The HvA1c does indicate how well the blood sugar is being controlled. It can help to motivate an individual to make lifestyle changes or verify that current treatment methods are successful.

Remember though that no test is free from problems. The tests conclusions are based on a particular type and range of hemoglobin. They may not turn out to be either appropriate or applicable if there is some form of a blood related disease present such as anemia, blood loss or sickle cell disease.

Conclusion

The HbA1c test is part of your arsenal for managing diabetes. It helps you see when you are on the right path to controlling the disease. When the numbers are good and do not go up and down like a yo-yo, it gives you a morale boost and puts an end to the doubts about your ability to be in control. Understanding what the tests mean, what they do and how they can help you take charge of your diabetes is a significant step in your ability to master your life.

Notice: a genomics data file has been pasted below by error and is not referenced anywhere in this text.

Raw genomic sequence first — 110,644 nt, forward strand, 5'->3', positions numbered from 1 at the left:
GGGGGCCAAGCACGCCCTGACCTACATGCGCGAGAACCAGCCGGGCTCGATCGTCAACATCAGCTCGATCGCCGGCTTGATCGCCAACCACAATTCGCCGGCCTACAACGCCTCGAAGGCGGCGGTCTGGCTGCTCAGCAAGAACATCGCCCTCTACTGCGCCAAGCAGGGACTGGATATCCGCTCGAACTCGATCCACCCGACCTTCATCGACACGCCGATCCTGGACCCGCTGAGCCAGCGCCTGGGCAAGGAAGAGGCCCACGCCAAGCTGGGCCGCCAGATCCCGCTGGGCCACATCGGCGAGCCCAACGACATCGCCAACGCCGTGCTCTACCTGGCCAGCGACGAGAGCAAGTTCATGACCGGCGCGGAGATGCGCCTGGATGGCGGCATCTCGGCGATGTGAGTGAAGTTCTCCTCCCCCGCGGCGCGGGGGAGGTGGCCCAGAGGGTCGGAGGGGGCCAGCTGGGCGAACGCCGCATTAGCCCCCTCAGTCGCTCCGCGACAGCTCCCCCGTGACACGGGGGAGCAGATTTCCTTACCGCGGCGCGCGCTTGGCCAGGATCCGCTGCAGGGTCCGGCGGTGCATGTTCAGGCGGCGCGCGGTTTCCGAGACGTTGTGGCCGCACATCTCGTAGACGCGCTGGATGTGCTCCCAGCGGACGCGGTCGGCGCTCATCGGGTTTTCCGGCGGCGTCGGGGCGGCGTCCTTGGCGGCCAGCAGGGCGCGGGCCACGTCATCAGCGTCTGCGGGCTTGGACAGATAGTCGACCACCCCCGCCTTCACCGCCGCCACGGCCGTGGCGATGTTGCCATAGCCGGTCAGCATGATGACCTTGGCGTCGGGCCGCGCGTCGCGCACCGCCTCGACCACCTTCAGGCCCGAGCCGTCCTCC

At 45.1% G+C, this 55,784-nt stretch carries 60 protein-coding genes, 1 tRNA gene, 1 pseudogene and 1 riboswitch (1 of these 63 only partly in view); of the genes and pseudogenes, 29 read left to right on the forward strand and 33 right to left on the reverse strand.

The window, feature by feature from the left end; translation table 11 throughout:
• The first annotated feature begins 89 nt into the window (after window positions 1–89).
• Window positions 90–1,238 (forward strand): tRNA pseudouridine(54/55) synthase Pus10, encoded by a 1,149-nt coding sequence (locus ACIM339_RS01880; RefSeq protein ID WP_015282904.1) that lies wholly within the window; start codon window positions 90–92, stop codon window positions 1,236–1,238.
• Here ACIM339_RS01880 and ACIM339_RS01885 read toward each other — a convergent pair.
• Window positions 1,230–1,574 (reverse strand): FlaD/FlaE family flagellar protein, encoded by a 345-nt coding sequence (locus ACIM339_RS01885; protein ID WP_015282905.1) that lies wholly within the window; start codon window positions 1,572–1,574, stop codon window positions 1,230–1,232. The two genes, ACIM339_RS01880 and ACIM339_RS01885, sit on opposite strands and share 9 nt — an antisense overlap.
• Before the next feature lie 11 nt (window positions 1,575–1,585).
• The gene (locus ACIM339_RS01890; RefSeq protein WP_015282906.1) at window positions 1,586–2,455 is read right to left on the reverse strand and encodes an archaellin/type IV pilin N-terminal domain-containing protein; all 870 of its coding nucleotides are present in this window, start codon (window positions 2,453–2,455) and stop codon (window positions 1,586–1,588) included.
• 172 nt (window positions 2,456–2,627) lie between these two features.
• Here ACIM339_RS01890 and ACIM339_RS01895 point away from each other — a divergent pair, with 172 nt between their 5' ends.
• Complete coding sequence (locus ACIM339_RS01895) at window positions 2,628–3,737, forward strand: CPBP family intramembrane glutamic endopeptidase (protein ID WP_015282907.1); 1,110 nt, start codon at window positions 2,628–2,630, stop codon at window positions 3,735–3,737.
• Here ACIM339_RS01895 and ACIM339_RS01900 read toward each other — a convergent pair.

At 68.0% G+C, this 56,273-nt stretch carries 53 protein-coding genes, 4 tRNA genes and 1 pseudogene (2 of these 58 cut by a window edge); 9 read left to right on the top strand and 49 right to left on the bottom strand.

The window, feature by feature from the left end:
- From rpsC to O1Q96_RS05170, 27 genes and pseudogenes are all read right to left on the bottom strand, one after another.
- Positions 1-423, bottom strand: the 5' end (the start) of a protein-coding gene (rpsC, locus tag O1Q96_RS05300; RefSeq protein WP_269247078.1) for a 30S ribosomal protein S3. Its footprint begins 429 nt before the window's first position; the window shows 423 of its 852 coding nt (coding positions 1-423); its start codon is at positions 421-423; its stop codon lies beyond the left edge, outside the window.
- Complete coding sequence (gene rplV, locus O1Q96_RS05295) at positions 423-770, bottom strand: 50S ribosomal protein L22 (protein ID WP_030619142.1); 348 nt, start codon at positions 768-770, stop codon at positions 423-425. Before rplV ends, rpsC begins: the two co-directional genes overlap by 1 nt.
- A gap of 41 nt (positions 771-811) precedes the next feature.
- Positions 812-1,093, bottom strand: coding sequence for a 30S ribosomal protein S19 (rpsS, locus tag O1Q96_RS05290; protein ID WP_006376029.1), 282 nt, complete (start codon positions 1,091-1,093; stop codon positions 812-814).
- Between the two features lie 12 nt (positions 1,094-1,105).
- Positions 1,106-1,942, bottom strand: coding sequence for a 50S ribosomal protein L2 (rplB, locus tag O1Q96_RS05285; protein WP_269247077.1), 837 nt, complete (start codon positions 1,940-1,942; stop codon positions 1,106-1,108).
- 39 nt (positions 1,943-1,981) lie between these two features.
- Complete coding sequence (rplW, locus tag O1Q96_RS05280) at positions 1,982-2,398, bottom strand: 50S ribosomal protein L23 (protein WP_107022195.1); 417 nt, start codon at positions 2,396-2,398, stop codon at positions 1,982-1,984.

References

[1] Murray, R.K;  Bender, DA; Botham, KM; Kennelly, PJ; Rodwell, VW; and Weil, PA (2009). Harper’s Illustrated Biochemistry 28th ed. New York: Lange McGraw Hill.

[2] Marcovitch, H (2006). Black’s Medical Dictionary 41st edition. Lantham, Maryland: Scarecrow Press.

[3] American Diabetes Association (2009). Type 2 Diabetes. Your Healthy Living Guide. Alexandria, VA: ADA.

[4] Burant, CF (2008). Medical Management of Type 2 Diabetes, 6th edn. Alexandria, VA: ADA.

[5] Stanley, K (2009). 50 Things You Need To Know About Diabetes. Alexandria, VA: ADA.

6 Davies, PH; Chellamuthu, P; and Patel, V (2010).  “How to Diagnose Diabetes? Practicalities and Comments on the WHO Provisional Recommendation in Favour of Hba1c.”  British Journal of Diabetes & Vascular Disease, 10: 261.

This article was originally published July 12, 2012 and last revision and update of it was 9/10/2015.